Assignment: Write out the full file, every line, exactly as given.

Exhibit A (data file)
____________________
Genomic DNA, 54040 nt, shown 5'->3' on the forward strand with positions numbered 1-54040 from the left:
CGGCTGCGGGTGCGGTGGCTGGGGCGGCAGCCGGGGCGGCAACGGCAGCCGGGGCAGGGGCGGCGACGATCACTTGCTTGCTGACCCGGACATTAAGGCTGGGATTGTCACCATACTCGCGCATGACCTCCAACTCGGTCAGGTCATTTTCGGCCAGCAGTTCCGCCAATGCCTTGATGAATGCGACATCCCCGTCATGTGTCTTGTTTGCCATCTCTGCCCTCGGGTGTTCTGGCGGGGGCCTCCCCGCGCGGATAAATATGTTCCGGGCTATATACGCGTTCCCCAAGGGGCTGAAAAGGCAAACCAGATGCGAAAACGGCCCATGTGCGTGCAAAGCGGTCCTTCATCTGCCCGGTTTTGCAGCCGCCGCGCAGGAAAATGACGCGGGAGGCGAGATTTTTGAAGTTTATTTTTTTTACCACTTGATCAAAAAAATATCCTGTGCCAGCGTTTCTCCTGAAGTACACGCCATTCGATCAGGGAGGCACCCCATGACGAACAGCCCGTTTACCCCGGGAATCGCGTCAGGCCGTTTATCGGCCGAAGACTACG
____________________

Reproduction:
Genomic DNA, 54040 nt, shown 5'->3' on the forward strand with positions numbered 1-54040 from the left:
CGGCTGCGGGTGCGGTGGCTGGGGCGGCAGCCGGGGCGGCAACGGCAGCCGGGGCAGGGGCGGCGACGATCACTTGCTTGCTGACCCGGACATTAAGGCTGGGATTGTCACCATACTCGCGCATGACCTCCAACTCGGTCAGGTCATTTTCGGCCAGCAGTTCCGCCAATGCCTTGATGAATGCGACATCCCCGTCATGTGTCTTGTTTGCCATCTCTGCCCTCGGGTGTTCTGGCGGGGGCCTCCCCGCGCGGATAAATATGTTCCGGGCTATATACGCGTTCCCCAAGGGGCTGAAAAGGCAAACCAGATGCGAAAACGGCCCATGTGCGTGCAAAGCGGTCCTTCATCTGCCCGGTTTTGCAGCCGCCGCGCAGGAAAATGACGCGGGAGGCGAGATTTTTGAAGTTTATTTTTTTTACCACTTGATCAAAAAAATATCCTGTGCCAGCGTTTCTCCTGAAGTACACGCCATTCGATCAGGGAGGCACCCCATGACGAACAGCCCGTTTACCCCGGGAATCGCGTCAGGCCGTTTATCGGCCGAAGACTACG